Is there proof of law enforcement raids on multiple Arizona nonprofit organizations in a "2000 Mules"-driven ballot trafficking investigation? No, there's no evidence that's true: Reporting by The Arizona Republic puts two uniformed officers and two plainclothes investigators from the Arizona attorney general's office at the office of just one nonprofit: Comité de Bien Estar in San Luis in May 2022, with the investigators serving a search warrant on one of the organization's employees. The search warrant allowed officers to confiscate a woman's phone and search her home, according to The Republic. The warrant was not seeking information from the nonprofit itself, according to The Republic, which said it saw photos of the search warrant. There is no evidence suggesting any other nonprofit group was visited by investigators.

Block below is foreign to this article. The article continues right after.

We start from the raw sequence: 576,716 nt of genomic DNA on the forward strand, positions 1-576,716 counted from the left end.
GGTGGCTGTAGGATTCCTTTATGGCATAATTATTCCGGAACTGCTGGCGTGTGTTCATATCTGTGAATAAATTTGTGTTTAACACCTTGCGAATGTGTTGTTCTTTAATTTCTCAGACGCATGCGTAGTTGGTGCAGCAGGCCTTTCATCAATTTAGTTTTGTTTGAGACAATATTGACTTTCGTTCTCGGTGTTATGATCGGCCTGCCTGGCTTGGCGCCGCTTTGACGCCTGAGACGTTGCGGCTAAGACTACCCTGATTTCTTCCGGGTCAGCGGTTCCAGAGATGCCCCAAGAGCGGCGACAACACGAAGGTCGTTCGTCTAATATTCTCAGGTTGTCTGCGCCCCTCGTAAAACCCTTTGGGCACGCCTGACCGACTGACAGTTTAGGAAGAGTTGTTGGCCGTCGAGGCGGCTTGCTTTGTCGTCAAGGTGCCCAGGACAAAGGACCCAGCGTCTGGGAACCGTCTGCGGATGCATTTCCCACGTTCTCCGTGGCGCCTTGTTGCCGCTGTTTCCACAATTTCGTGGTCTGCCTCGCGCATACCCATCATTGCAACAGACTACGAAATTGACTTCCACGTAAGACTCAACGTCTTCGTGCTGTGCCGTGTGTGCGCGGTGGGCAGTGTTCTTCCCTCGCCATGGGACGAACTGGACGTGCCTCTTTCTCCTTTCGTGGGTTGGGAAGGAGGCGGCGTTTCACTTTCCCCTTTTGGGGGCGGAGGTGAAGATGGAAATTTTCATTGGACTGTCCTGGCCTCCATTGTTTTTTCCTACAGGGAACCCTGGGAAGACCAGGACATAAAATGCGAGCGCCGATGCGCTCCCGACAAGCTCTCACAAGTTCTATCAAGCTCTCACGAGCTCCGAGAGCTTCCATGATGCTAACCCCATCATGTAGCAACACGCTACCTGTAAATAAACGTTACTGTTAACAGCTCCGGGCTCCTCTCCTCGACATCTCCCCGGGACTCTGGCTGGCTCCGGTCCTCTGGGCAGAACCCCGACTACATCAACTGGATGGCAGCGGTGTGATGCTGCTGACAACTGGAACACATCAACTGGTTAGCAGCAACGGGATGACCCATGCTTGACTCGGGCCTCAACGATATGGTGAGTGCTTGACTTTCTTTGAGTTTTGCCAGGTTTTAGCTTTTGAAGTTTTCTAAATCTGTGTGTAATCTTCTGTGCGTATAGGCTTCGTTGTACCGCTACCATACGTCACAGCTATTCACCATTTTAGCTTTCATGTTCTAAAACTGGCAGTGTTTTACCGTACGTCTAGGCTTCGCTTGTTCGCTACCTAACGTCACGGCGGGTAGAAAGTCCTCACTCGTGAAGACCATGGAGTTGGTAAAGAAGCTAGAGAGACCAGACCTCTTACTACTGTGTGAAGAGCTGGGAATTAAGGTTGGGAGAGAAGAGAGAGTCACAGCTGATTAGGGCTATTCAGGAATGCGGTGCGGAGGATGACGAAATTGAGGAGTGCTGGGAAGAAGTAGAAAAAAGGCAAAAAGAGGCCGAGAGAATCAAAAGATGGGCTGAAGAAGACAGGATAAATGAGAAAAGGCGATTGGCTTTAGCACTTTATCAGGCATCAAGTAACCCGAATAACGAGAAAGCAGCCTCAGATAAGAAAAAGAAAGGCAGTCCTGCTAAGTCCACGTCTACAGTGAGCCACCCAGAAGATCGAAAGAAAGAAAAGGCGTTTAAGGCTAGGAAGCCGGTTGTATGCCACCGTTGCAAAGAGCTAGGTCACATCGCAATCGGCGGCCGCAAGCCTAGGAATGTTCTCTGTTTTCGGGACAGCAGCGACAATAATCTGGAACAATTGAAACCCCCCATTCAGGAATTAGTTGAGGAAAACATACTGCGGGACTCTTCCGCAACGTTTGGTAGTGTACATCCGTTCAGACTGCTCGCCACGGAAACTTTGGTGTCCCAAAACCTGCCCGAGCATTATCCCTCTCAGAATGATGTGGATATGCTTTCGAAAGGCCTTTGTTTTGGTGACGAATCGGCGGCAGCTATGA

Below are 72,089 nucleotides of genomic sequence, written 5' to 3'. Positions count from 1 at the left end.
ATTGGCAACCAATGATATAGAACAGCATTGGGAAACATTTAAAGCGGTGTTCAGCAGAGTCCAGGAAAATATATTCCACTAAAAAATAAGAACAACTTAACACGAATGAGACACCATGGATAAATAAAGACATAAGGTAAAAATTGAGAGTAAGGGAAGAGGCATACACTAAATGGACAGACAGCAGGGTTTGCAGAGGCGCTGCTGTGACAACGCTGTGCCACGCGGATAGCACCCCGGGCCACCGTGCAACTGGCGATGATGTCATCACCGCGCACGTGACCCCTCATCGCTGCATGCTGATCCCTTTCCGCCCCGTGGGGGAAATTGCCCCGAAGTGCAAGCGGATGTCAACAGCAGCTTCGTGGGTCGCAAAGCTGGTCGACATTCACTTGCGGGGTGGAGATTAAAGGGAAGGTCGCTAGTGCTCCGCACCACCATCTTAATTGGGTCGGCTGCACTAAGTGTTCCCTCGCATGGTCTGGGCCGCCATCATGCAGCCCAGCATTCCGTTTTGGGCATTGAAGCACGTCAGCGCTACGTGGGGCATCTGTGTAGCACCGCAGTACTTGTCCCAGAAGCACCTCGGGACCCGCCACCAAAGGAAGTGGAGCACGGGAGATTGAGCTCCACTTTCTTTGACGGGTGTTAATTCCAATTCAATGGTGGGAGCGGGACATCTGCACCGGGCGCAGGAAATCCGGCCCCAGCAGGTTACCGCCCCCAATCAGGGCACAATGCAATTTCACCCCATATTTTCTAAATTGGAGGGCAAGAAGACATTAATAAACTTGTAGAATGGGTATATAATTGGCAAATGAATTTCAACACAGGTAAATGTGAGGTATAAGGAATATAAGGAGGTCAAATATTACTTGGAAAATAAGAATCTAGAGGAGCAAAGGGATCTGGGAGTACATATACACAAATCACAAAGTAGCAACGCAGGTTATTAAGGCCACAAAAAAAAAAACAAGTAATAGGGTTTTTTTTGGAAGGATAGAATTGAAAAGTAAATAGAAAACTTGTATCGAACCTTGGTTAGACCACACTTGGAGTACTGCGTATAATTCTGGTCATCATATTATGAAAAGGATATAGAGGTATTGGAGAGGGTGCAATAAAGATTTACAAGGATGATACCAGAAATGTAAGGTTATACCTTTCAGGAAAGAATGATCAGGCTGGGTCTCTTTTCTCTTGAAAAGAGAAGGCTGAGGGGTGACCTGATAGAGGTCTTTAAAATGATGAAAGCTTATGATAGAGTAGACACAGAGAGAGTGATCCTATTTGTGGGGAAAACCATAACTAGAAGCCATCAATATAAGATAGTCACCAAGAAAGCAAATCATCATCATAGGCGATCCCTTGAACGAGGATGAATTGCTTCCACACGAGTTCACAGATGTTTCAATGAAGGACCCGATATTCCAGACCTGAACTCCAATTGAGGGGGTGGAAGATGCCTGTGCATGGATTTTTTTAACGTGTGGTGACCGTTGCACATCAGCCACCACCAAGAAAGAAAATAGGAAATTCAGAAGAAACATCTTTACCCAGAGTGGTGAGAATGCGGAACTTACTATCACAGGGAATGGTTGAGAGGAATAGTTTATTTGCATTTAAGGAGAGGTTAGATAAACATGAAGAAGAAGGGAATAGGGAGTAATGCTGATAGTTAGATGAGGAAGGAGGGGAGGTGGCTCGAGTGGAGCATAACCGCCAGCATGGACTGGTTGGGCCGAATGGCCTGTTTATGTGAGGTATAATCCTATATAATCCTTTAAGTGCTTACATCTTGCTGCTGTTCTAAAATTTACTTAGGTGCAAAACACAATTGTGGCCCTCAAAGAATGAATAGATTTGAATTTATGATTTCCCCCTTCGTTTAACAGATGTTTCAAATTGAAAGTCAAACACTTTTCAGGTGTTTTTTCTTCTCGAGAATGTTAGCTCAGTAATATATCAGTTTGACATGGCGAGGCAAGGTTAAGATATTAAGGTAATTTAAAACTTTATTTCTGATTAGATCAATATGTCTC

The claim appeared in an article published (archived here) by The Gateway Pundit on May 21, 2022, titled "BIG ARIZONA FRAUD UPDATE: Law Enforcement Raids Nonprofits In '2000 Mules' Ballot Trafficking Investigation - 'Like Tweety Birds, They Sang.'" It opened:
Law enforcement has conducted a raid on Yuma County nonprofit organizations connected to the ballot trafficking scheme discovered by Yuma County citizens and revealed in the '2000 Mules' documentary.
This is what the post looked like on The Gateway Pundit website at the time of writing:
(Source: The Gateway Pundit screenshot taken on Fri May 27 15:23:29 2022 UTC)
Arizona attorney general's investigation
The headline in The Gateway Pundit article fails on two counts. Not only was the one nonprofit mentioned in the story not raided by law enforcement, but there's no proof any others were either. No other nonprofit was named in the story.